Top 10 Metro Stations in Moscow

Beneath the streets of Moscow lies unexpected beauty. The stations of the Moscow Metro are a stunning art gallery of the Soviet era. In 1935 the architects and artists of the metro stations were tasked with designing spaces with the themes of svet and svetloe budushchee – light and a radiant future.  As a result, the stations have high airy ceilings, light marble walls, brilliant chandeliers, and beautiful decorations. In the 1950s during the cold war, the designs of new stations were toned down, and it wasn’t until around 2000 that new stations started to be artistic masterpieces again, albeit in a new style. We’ve chosen 10 of the most fantastic, beautiful, and awe-inspiring metro stations, both old and new.


10. Taganskaya Station


Taganskaya Station is on the Koltsevaya Line of the Moscow Metro. It was opened in 1950 and features 48 triangular panels with cameos of heroes of the Red Army in the centers. The inward facing panels are painted a light blue, and the outward facing panels are monochromatic. The lighting comes from gilded chandeliers in the same light blue. The lobby of the station is topped by a dome with a large fresco titled Victory Fireworks, and the walls are lined in white and lilac marble.


9. Dostoyevskaya Station


Dostoyevskaya Station is of course named after the famous author – his family home is near the station. Opened in 2010, the station features murals showing scenes from his books including Crime and Punishment and The Idiot, many showing scenes of violence. Apparently people complained about the violence shown in some of the paintings and the artist replied “What did you want? Scenes of dancing? Dostoevsky does not have them.”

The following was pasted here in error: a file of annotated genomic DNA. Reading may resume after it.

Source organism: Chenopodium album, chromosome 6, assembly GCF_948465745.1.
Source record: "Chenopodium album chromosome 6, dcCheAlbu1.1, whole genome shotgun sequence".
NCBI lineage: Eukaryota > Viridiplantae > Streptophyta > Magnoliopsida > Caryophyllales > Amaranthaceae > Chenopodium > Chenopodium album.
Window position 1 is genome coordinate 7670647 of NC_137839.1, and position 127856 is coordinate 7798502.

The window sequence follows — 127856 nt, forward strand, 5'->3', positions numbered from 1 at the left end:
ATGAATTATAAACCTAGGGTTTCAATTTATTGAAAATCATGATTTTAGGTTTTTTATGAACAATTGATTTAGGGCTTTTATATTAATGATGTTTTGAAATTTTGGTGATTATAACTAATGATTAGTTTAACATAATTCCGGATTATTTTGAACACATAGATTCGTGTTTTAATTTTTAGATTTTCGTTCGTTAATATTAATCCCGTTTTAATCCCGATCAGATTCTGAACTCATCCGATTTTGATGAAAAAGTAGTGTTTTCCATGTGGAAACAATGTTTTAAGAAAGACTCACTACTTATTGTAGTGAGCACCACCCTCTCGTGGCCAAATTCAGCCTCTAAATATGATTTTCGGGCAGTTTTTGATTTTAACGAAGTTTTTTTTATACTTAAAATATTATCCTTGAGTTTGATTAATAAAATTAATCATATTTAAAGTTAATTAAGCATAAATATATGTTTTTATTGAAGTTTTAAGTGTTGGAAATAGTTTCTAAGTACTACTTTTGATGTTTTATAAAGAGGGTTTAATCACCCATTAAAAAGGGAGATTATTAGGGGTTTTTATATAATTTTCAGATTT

8. Park Pobedy Station


Park Pobedy Station is also a newer station, opened in 2003. The two platforms at the station are similarly designed, but with opposite color schemes. The columns of the outbound platform are faced with red marble on one side and light grey marble on the other, and the inbound platform is the opposite. Each platform has a large mosaic at one end, of the 1812 French Invasion on one platform and World War II on the other. This is the deepest station in Moscow, and the escalators are the longest in Europe at 126 meters/413 feet: the ride up takes about 3 minutes.


7. Arbatskaya Station


Arbatskaya Station was opened in 1953 and was designed to double as a bomb shelter in case of nuclear war, so it is both large (250 meters/820 feet long) and deep (41 meters/135 feet below ground). The columns in the station are faced with red marble, and there are bronze chandeliers hanging from the high-vaulted ceiling. The walls and ceilings have ornamental brackets and floral bas-reliefs. This station is on the Arbatsko-Pokrovskaya Line, and is separate from the station of the same name on the Filyovskaya Line.


6. Electrozavodskaya Station


Elektrozavodskaya station was opened in 1944 and named for a nearby electric light bulb factory. It features some of the most striking decorations of any of the stations. The art-deco ceiling of six rows of incandescent circular lights is the first thing you’ll notice. On the walls are a series of bas-relief carvings of workers at various jobs both agricultural and industrial. The floor has tiled Grecian waves along the edges. The lobby is decorated with red marble and has bas-reliefs of the pioneers of electricity and electrical engineering.

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